To say that a country is devastated by war and that its people come out of the conflict on their knees is nothing out of the ordinary. Post-Taylor Liberia was no exception, especially since the violent fighting with its succession of men in wigs and child soldiers made an impression on the international media. In response to the tales of destruction, “reconstruction” naturally emerged as the dominant theme, particularly in the healthcare domain. However, the relationship between the war and the health situation in Liberia is more complicated than it first appears. Reports that began to appear in 2003 to assess the health situation in Liberia testified to an extremely worrying situation. These figures justified the idea of a necessary and massive investment in rebuilding the health system. However, in the absence of quantitative data, difficult to produce in the immediate post-war period, most reports were based on figures dating from the 1990s, or even the period before the war. In 2007, the DHS (Demographic and Health Survey), carried out in line with international standards, was meant to provide decision-makers with health indicators and simultaneously report on the worrying condition of the people.LISGIS, MOHSW & Macro International Inc., Liberia Demographic and Health Survey 2007 (June 2008).Although the survey revealed a far from positive situation, it also reported some surprising figures. For instance, the improving health and life expectancy among some segments of the population during the war. According to the DHS, child mortality, one of the most widely used indicators after the war, had been dropping steadily since the 1980s, including during the war. Other surveys also revealed somewhat surprising situations: for example, many observers expected a high HIV-positive incidence among the Liberian population after the war and the accompanying sexual violence.As far as we know, this link between an increase in the HIV epidemic and rape has not been proven. However, it is often confirmed by aid actors in the conflict situations.However, the incidence seemed relatively low (1.5%),Liberia Demographic and Health Survey 2007. equivalent to Guinea and Sierra Leone and lower than their Ivorian neighbours (4.7% in 2005)The Ministry of Health’s “Survey on AIDS Indicators” and Ghana (2.2% in 2003). Another example is the survey produced by the ACF organisation in February 2008 on the nutritional conditions in the urban environment, which revealed more worrying figures than in inland rural areas even though they had been declared underserved and were thus a priority for food and nutritional aid.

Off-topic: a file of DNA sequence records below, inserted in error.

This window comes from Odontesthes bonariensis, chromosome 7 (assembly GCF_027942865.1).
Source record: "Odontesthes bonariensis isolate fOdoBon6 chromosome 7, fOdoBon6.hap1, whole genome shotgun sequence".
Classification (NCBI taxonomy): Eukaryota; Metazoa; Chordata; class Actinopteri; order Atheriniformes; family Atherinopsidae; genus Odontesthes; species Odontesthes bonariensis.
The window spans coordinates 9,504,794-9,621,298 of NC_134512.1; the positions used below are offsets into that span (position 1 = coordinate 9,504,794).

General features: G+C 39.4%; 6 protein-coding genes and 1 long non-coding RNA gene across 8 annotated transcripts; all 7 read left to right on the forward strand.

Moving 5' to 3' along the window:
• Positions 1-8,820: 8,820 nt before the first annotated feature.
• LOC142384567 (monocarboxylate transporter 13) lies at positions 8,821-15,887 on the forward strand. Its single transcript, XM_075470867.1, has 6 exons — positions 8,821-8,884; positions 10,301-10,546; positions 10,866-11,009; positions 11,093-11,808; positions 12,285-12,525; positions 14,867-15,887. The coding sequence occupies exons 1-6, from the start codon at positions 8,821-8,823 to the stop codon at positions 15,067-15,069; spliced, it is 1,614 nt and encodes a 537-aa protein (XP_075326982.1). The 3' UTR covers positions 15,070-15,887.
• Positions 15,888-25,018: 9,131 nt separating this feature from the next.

We can of course choose to ignore some of these results, as the fruit of surveys using dubious methodology. This applies to the 2007 DHS: many observers agree in saying that it was based on faulty or totally out of date demographic data. But we could also consider that these fragmentary and sometimes questionable data encourage us to revise hasty judgements on the links between war and health.